Townie Tidbits


 Quote to Note

“Quincy’s drug problem has now reached the very serious stage. Drug use in high schools is sharply increasing. A tremendous amount of heroin is present in the city and is being used by teenagers. We have a serious problem here.”

   -former Norfolk County District Attorney George G. Burke

   in a 1970 Quincy Sun newspaper interview

Once again, Rev. Jim’s, oops, Father Ronan (Musta been thinking of  the old TAXI tv sitcom) had a viewpoint printed last week in the Patriot that inspired me to write this commentary.

When we have people living among us suffering or dying, it is had to deny it or pretend it away. Father Ronan is right. When we hear bad news, we think about it for a while and then go on with our busy lives, right? Sometimes we even con ourselves into believing we are powerless to change bad things around us. As the good father said, we hope the cops or social service agencies will tackle the problem for us and as Father Ronan noted, in many ways, “we end up with a perfect climate for the cries of drug and alcohol abuse to prosper.

  His commentary also reminded us of a time years ago when this substance abuse crisis seemed so acute that folks banded together and through Charlestown Against Drugs or Charlestown Substance Abuse Coalition  were formed to help people get to recovery in their seamlessly broken lives.

Many today in this community see drugs and alcohol abuse as Charlestown’s continual greatest problem. It goes up or down but never away. We do need a new mindset about just how bad this crisis continues to be for Charlestown and beyond its borders. It is a cancer that destroys. It is a disease and it has many victims, the list grows on a daily basis.

We can pretend it isn’t there. We can pretend it is not about us. However, as a community of people, we do need to help one another when there is a great need that needs everyone’s help.

As someone who retired after more than 40 years in the field of mental health of which over 27 years, I served as a DMH police officer, I saw too often the effects of drug abuse, of alcoholism on the faces of those I came into contact day in and day out. I saw young people who fried their brains on drugs and now also hear imaginary

Voices in their heads. There best years are sadly behind many of them. They live tortured lives of pain.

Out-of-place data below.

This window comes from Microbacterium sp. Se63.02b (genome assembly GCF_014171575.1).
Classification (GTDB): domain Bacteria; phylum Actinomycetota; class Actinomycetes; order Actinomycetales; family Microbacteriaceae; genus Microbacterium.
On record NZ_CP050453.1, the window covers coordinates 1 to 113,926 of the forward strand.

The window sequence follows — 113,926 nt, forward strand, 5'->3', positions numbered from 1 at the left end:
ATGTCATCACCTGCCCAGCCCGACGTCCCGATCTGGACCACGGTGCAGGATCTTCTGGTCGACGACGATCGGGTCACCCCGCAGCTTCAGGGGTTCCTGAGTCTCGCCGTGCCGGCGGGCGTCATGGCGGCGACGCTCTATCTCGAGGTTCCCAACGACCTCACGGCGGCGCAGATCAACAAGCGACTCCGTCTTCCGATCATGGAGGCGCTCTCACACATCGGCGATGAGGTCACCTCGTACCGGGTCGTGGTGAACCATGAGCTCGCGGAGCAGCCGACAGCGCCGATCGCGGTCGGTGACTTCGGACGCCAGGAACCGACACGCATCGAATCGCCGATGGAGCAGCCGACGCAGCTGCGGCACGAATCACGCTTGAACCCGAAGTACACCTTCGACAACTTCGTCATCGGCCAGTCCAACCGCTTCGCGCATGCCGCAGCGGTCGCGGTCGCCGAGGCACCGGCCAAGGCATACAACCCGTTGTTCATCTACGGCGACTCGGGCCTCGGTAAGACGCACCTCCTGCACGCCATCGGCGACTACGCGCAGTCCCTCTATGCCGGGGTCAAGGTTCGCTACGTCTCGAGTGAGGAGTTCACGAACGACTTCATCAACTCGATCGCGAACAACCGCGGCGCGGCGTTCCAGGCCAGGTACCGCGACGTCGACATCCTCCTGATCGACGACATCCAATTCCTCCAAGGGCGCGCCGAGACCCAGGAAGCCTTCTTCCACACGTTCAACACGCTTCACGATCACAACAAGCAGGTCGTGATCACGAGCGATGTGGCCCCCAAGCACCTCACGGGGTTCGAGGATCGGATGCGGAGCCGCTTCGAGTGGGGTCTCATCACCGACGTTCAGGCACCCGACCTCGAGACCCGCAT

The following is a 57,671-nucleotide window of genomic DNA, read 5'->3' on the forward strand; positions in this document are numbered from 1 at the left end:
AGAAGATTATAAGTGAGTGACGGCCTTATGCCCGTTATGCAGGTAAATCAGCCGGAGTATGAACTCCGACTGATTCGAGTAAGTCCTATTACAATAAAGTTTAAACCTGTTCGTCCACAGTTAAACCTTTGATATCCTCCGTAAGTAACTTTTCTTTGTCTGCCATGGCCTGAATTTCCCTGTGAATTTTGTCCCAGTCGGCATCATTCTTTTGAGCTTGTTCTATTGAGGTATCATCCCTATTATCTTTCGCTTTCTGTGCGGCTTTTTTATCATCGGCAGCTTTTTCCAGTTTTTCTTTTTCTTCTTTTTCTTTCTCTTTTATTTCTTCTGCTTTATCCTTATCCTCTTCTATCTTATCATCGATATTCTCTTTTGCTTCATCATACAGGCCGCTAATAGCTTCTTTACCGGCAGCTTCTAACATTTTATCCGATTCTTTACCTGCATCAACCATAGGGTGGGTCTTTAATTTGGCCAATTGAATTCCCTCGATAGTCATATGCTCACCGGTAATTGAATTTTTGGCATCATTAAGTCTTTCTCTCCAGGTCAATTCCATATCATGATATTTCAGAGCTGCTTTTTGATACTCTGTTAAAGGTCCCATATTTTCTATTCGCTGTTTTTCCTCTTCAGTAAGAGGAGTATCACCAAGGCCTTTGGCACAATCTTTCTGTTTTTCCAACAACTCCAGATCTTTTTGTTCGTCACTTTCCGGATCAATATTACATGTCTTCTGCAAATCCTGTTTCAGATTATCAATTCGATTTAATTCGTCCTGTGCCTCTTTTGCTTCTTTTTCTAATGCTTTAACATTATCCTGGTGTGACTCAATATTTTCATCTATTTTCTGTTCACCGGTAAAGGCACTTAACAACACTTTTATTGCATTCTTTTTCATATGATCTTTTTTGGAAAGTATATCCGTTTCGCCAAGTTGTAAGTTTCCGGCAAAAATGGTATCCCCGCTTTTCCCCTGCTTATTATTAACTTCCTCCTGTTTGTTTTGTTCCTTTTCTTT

These are not my heroes. These are victims. The real heroes are those who seek to get off this horrible merry-go-round and get into recovery. Those who recognize there is more in life than your next fix. That there is more in life than walking around like a Walking Dead zombie doing his or her junkie moves.

We all see the zombies, don’t we? We all see the junkie moves especially it seems around fast food joints where people sometimes panhandle strangers for more drug money.

 I even see junkie moves right here in Charlestown. Aimlessly folks wander around the post office at the Bunker Hill Mall. We see them and we get angry sometimes at people wasting away such a valuable thing as life.

 We can be angry with them. We may know who they are. They may even be relatives. We can satisfy ourselves like those hypocrites in the Bible who gloat to God that they are not like them. There is an old expression,” there but for the grace of God go I. “

It seems the older you get, you do actually get wiser. A community isn’t just you or your immediate family, it is the community of all and when one is hurting, all are hurting and when one is hurting we have a duty to help however we can.

This past Monday night, Father Ronald and members of the community came together at the Knights of Columbus to discuss this deadly issue and to find ways to become part of the solution rather than being a helpless bystander.

   If one suffers, we all suffer!

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